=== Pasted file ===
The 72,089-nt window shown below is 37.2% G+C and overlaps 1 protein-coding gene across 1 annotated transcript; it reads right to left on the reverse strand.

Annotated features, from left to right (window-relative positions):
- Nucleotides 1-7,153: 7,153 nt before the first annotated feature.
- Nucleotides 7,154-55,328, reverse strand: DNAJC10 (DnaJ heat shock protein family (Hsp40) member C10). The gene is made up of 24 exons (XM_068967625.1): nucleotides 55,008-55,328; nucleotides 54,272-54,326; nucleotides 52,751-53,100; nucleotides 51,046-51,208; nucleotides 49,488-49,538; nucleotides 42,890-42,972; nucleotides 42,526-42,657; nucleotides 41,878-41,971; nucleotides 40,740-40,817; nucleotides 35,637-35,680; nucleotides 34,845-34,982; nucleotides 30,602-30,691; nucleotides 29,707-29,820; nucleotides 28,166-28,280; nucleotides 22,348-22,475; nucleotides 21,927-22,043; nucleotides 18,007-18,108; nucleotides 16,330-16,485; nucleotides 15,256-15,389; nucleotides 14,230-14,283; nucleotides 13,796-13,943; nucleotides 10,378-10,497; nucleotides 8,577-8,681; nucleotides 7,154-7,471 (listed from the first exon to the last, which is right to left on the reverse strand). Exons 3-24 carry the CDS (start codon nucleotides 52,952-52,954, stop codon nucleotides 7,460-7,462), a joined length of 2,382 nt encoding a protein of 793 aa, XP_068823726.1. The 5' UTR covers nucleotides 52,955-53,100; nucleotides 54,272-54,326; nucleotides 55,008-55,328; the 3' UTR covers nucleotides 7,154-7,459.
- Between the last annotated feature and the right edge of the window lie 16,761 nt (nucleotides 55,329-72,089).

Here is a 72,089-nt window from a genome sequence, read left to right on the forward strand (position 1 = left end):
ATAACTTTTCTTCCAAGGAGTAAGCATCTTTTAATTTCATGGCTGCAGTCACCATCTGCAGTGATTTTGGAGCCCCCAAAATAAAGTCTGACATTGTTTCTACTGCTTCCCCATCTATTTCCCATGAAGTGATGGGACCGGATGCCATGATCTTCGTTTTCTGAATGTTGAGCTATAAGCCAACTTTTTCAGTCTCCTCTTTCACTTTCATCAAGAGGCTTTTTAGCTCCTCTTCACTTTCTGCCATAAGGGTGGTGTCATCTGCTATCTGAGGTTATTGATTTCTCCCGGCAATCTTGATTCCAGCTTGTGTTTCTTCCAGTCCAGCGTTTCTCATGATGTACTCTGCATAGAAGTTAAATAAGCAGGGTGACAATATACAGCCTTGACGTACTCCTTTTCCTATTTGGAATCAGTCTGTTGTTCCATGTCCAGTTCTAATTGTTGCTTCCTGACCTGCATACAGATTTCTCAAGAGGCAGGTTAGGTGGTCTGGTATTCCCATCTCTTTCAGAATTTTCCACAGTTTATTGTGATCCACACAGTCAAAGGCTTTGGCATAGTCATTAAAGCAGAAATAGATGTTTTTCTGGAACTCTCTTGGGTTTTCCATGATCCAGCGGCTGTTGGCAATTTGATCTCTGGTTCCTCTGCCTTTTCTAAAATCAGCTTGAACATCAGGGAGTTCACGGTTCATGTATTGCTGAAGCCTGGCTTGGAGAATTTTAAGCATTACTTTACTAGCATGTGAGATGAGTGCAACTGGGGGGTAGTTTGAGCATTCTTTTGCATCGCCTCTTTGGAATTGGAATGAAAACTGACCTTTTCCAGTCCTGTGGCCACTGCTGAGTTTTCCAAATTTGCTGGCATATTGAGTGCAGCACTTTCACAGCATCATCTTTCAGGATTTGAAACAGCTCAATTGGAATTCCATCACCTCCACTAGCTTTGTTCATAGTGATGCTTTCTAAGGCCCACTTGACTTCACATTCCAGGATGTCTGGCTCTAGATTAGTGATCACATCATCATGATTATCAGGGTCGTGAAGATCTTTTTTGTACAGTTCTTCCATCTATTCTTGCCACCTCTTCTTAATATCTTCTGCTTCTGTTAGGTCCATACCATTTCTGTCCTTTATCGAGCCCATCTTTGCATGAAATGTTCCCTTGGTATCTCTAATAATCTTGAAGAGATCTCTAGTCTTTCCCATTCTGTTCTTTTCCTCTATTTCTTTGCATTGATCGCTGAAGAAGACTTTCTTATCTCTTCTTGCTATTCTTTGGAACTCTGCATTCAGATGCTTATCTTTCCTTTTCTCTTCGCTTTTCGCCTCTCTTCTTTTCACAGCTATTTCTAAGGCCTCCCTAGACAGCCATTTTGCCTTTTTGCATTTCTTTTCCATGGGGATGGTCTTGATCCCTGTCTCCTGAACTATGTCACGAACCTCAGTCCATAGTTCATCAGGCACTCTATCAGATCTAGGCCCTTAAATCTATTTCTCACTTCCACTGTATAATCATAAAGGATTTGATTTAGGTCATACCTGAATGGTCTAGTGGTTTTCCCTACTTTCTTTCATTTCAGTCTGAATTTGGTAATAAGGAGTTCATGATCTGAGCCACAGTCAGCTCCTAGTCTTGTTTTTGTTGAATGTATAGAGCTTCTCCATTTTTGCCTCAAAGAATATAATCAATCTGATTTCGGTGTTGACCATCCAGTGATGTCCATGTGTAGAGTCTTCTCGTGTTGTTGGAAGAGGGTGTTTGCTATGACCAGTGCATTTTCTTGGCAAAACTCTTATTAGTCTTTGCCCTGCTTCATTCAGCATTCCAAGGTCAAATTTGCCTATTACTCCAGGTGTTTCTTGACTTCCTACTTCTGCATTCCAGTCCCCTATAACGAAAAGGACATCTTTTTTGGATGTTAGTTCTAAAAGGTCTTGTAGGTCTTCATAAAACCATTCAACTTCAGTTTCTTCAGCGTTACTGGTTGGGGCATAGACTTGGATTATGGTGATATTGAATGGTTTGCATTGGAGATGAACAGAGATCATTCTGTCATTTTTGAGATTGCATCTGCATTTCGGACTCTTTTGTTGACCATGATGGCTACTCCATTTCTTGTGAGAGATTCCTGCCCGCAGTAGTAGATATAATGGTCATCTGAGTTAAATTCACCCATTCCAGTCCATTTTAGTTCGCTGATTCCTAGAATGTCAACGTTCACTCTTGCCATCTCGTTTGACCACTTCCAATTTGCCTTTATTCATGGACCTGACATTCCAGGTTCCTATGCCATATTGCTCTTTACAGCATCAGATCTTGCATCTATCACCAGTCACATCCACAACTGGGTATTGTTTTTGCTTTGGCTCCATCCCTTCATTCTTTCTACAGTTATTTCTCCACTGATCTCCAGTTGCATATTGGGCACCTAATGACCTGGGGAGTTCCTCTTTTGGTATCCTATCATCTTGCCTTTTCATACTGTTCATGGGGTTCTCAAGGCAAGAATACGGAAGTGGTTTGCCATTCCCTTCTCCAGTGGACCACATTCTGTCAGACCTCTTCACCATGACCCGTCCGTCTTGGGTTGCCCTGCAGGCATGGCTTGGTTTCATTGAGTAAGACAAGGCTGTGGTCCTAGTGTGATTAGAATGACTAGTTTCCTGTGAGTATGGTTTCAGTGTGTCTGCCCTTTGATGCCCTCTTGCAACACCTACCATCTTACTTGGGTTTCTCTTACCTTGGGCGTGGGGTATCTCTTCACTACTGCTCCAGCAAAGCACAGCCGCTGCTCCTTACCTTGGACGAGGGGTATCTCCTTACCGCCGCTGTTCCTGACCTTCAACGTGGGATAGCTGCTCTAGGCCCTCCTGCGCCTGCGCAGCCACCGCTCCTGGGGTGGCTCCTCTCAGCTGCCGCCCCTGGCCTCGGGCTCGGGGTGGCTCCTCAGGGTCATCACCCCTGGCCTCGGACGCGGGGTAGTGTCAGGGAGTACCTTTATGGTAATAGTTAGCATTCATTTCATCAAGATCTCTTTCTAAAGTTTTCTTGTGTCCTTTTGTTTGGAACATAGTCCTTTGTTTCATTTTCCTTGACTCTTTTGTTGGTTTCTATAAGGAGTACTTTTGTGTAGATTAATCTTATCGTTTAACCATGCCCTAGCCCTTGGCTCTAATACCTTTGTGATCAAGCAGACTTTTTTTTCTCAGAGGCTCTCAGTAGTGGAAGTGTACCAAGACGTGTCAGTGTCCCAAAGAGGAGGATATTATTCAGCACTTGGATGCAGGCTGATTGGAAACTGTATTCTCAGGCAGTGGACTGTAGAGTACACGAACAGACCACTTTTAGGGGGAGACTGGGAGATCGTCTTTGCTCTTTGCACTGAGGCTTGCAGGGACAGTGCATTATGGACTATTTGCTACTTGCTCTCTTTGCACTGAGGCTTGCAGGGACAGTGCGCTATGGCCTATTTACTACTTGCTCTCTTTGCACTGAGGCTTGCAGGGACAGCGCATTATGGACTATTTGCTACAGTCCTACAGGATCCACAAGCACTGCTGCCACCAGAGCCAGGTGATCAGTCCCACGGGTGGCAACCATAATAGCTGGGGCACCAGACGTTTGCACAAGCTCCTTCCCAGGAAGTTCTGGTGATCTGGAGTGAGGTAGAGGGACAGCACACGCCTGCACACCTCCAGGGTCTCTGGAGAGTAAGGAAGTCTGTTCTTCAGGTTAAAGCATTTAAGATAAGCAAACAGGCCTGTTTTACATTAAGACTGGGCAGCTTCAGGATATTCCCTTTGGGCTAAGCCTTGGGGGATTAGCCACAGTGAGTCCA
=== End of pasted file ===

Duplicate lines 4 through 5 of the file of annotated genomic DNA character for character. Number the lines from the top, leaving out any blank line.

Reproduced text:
- Nucleotides 7,154-55,328, reverse strand: DNAJC10 (DnaJ heat shock protein family (Hsp40) member C10). The gene is made up of 24 exons (XM_068967625.1): nucleotides 55,008-55,328; nucleotides 54,272-54,326; nucleotides 52,751-53,100; nucleotides 51,046-51,208; nucleotides 49,488-49,538; nucleotides 42,890-42,972; nucleotides 42,526-42,657; nucleotides 41,878-41,971; nucleotides 40,740-40,817; nucleotides 35,637-35,680; nucleotides 34,845-34,982; nucleotides 30,602-30,691; nucleotides 29,707-29,820; nucleotides 28,166-28,280; nucleotides 22,348-22,475; nucleotides 21,927-22,043; nucleotides 18,007-18,108; nucleotides 16,330-16,485; nucleotides 15,256-15,389; nucleotides 14,230-14,283; nucleotides 13,796-13,943; nucleotides 10,378-10,497; nucleotides 8,577-8,681; nucleotides 7,154-7,471 (listed from the first exon to the last, which is right to left on the reverse strand). Exons 3-24 carry the CDS (start codon nucleotides 52,952-52,954, stop codon nucleotides 7,460-7,462), a joined length of 2,382 nt encoding a protein of 793 aa, XP_068823726.1. The 5' UTR covers nucleotides 52,955-53,100; nucleotides 54,272-54,326; nucleotides 55,008-55,328; the 3' UTR covers nucleotides 7,154-7,459.
- Between the last annotated feature and the right edge of the window lie 16,761 nt (nucleotides 55,329-72,089).